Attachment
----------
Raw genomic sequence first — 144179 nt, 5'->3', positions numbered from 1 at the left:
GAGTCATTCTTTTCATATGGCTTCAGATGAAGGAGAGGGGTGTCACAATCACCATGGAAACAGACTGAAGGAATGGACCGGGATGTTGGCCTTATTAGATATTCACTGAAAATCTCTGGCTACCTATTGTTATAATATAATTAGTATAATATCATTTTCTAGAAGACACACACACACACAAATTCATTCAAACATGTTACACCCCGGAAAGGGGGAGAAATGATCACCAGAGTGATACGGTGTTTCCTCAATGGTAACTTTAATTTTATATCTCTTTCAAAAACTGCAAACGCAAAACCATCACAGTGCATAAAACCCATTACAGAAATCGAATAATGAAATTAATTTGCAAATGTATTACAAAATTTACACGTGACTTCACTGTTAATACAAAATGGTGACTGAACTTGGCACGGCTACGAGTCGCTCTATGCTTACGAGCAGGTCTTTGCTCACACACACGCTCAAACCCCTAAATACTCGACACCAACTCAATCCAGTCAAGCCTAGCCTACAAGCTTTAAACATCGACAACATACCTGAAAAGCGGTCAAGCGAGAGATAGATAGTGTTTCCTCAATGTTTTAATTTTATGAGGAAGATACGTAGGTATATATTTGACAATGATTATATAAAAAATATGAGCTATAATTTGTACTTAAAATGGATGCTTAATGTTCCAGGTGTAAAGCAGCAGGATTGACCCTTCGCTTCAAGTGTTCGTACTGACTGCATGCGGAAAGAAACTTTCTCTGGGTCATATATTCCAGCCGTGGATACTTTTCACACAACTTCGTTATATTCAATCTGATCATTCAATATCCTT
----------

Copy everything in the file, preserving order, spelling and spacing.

Raw genomic sequence first — 144179 nt, 5'->3', positions numbered from 1 at the left:
GAGTCATTCTTTTCATATGGCTTCAGATGAAGGAGAGGGGTGTCACAATCACCATGGAAACAGACTGAAGGAATGGACCGGGATGTTGGCCTTATTAGATATTCACTGAAAATCTCTGGCTACCTATTGTTATAATATAATTAGTATAATATCATTTTCTAGAAGACACACACACACACAAATTCATTCAAACATGTTACACCCCGGAAAGGGGGAGAAATGATCACCAGAGTGATACGGTGTTTCCTCAATGGTAACTTTAATTTTATATCTCTTTCAAAAACTGCAAACGCAAAACCATCACAGTGCATAAAACCCATTACAGAAATCGAATAATGAAATTAATTTGCAAATGTATTACAAAATTTACACGTGACTTCACTGTTAATACAAAATGGTGACTGAACTTGGCACGGCTACGAGTCGCTCTATGCTTACGAGCAGGTCTTTGCTCACACACACGCTCAAACCCCTAAATACTCGACACCAACTCAATCCAGTCAAGCCTAGCCTACAAGCTTTAAACATCGACAACATACCTGAAAAGCGGTCAAGCGAGAGATAGATAGTGTTTCCTCAATGTTTTAATTTTATGAGGAAGATACGTAGGTATATATTTGACAATGATTATATAAAAAATATGAGCTATAATTTGTACTTAAAATGGATGCTTAATGTTCCAGGTGTAAAGCAGCAGGATTGACCCTTCGCTTCAAGTGTTCGTACTGACTGCATGCGGAAAGAAACTTTCTCTGGGTCATATATTCCAGCCGTGGATACTTTTCACACAACTTCGTTATATTCAATCTGATCATTCAATATCCTT